It’s Still a Grand Old Flag

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A popular singer-songwriter I’ve never heard of, Macy Gray, has written an op-ed saying it’s time to replace the American flag. She trots out the now standard leftist tropes about the flag’s not representing all Americans, since it is part of a shameful, irredeemably racist past, and she wants a new flag that is not “divisive” and that all Americans can be proud of.

I disagree, of course, and note that Ms. Gray’s hoped for new flag would be at least as divisive as Old Glory, since it would be a purposeful repudiation of the American past, the people who made that past, and all of us who still take pride in that past.

But I will say this: what she is proposing is entirely consistent with how we have been acting from the death of George Floyd right through the adoption of Juneteenth as a national holiday, an adoption preceded by essentially no debate.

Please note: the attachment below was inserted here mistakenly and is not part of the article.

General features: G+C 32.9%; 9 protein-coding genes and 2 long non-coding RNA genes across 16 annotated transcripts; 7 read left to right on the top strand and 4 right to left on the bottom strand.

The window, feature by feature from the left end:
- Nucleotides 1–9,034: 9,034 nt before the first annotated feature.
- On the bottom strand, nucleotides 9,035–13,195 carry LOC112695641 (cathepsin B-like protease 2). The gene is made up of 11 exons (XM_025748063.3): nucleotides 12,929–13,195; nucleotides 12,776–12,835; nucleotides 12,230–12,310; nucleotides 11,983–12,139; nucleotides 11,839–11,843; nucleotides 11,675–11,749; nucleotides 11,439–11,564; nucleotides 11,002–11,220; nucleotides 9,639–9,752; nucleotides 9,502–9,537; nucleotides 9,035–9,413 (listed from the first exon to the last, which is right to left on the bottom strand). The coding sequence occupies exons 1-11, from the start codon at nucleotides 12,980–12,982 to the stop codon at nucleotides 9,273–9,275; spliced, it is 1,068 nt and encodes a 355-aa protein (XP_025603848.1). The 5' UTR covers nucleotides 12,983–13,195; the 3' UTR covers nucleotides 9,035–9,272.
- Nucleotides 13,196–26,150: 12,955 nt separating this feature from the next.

And unless we do develop some spines, Old Glory’s eventual demise is inevitable.

As for the rest of Ms. Gray’s argument, I’ll give the final word to a great American songwriter as portrayed by a great American actor. I’ve watched this scene many times, since Cleveland’s UHF station used to show the movie in which it appears every Fourth of July. I stand with George M. Cohan and James Cagney: it’s still a Grand Old Flag. I also suspect this scene will trigger Ms. Gray, but, to quote a great American film made three years before this one, “Frankly, my dear, I don’t give a damn.”

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Tom Piatak

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